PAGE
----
Although not as well-known as the Fish river canyon, this trail remains the preferred one in the country for quite a few seasoned hikers.
The route through the Naukluft (Narrow gorge) mountains presents the perfect balance between a true physical challenge and a scenic hiking experience with the added bonus of surprisingly diverse vegetation in the south of Namibia, a mostly arid region.
Note however that the Naukluft hike, even the 4-day option, is not meant for first timers or those uncomfortable with heights and the use of chains to find their way over and around some really huge boulders. With regard to the physical challenge, we strongly recommend doing the Fish river canyon or a similar hike before.
As is the case elsewhere in the country, high summer temperatures also impact here. The trail can be done each year from the beginning of March up to mid-October.
Apart from two rather steep ascends, the route follows a relatively even zebra path for most of the day. Once on the plateau, hikers are rewarded with great views onto seemingly endless plains some 300 metres below.
Overnight at Putte Shelter, the name referring to a nearby well. Accommodation on the trail comes in the form of basic stonehuts with corrugated roofs. Distance for the day – 14 kilometres
After about 3 hours of easy going in the morning, Bergpos (Mountain post) is reached where the trail turns toward the magnificently scenic Ubusis gorge. This also provides the first encounter with chains on the route. At the entrance of the gorge remnants of shelters used during battles between the local Witbooi people and the German Schutztruppe around the turn of the previous century are passed by. 15 kilometres
Through the gorge back toward Bergpos in the morning. As the stretch for the day is not too long, there is time to appreciate the beauty of Ubusis a little longer. Reaching Adlerhorst (Eagle’s eyrie) our next shelter in the afternoon. Be on the lookout for Hartmann’s zebra, kudu, oryx, as well as springbok in the area. 12 kilometres
Through the narrow Tsamsriver valley (‘Tsams’ a Nama word with reference to the softness of a woman’s breast or the udder of a cow) before another knee-crunching rise. After a deserved break and a chance to enjoy more panoramic landscapes, a waterfall with an ice-cold pool and vegetation is reached that leave the impression of paradise found. A true highlight of the Naukluft.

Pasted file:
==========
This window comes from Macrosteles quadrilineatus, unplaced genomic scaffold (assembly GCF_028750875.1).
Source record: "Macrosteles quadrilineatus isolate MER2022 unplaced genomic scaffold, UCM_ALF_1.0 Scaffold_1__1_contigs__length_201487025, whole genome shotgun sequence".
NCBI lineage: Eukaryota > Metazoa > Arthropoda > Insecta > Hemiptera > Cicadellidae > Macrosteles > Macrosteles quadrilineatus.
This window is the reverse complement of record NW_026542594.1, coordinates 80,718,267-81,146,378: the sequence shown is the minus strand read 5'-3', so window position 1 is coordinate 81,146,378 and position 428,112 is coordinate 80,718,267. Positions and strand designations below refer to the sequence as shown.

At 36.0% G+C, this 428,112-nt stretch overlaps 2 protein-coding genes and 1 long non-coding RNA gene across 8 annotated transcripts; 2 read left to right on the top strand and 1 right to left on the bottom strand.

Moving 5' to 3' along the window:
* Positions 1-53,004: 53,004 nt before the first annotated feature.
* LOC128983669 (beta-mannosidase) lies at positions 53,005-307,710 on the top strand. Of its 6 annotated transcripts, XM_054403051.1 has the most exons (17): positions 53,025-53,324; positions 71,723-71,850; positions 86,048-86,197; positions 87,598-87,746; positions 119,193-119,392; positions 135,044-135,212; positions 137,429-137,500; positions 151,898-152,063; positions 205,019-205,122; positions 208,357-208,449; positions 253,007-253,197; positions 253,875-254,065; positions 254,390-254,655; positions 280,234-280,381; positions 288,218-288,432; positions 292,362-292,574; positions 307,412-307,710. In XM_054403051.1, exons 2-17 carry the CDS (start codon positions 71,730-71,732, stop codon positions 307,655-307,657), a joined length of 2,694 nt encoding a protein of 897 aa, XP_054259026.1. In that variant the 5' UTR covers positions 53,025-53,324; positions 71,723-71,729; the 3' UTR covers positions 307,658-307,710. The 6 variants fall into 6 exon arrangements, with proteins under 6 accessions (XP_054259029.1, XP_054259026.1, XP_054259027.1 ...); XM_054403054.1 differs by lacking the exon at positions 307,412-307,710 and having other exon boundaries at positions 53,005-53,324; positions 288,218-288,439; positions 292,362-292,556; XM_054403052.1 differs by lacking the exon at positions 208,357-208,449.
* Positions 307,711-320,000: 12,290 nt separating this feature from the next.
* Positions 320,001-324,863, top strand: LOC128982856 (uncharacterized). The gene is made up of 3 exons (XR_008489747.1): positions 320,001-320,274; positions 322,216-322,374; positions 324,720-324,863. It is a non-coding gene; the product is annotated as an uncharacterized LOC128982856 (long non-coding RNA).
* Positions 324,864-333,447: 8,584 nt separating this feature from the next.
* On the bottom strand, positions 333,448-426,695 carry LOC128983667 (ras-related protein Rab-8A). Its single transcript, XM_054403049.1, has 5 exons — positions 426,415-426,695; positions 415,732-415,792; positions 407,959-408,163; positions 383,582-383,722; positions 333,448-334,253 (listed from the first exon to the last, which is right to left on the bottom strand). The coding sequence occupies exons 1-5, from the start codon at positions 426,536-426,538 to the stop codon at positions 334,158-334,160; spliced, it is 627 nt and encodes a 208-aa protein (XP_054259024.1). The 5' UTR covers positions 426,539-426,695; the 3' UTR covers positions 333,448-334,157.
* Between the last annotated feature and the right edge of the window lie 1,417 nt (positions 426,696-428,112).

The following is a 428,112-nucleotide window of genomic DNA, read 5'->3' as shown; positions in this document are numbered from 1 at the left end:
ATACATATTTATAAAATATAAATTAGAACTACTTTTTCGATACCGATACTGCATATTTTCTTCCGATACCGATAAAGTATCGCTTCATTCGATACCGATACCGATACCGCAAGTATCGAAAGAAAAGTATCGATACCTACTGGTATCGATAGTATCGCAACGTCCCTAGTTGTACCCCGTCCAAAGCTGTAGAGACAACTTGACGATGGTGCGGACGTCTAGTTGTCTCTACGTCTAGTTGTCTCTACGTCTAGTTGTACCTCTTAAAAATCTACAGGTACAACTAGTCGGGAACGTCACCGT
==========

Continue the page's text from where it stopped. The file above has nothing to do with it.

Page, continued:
Sleeping at Tsams Ost (East), marking the end of the four-day trail. This is also the point where rations and other necessities can be stored for the second half of the 8-day hike. 17 kilometres
Up the aptly named Broekskeur (Torn pants) Pass to start the latter half of the trail. Stands of moringa, quiver trees and milk bush around. Later on during the morning a chance to fill up water at Fonteinpomp (Fountain pump). More or less even terrain in the afternoon before finding the next hut at Die Valle (The Falls). 17 kilometres
The day starts with a short stop at the impressive falls, although mostly dry. Another steep climb follows as the path leads up Groot Hartseer (Big Sorrow) Pass. Breakfast and a chance to swim in mountain pools with great views over the Naukluft. More chains on the route as well as an opportunity to explore a few caves. A long stretch in the afternoon leads to Arbeid Adelt (Work is noble) valley. Overnight at Tufa shelter, the name referring to a type of limestone occurring throughout the area. 16 kilometres
For some the toughest day of the hike. After about 90 minutes of walking, hikers arrive at a rock face 30 metres high with the accompanying chain required to scale it. Certainly not the average hiking experience (Stok-en-Hoed provides the option of a somewhat easier ascent by means of extra gear). But with risk comes reward – on the plateau one last time with lunch at Bakenkop (Beacon head), the highest point on the trail. Spectacular views over the Tsondab valley.
Spending the last night on the Kapokvlakte, its name derived from the cotton bush growing on the plains here. 14 kilometres
All too soon the final day of hiking this wonderful landscape arrives. Descending with care as a few stretches with loose stones are negotiated down to the Naukluft river. Pools in the river with a chance to refresh weary frames before reaching the end about an hour later. 15 kilometres
Distance ∼ 120 kilometres over 8 days (58 for the 4-day option).
Drop ∼ a range in altitude of close to 700 metres.
Difficulty ∼ definitely not for casual hikers; a must-do though for more serious ones as the Naukluft trail is without doubt one of the finest in the region.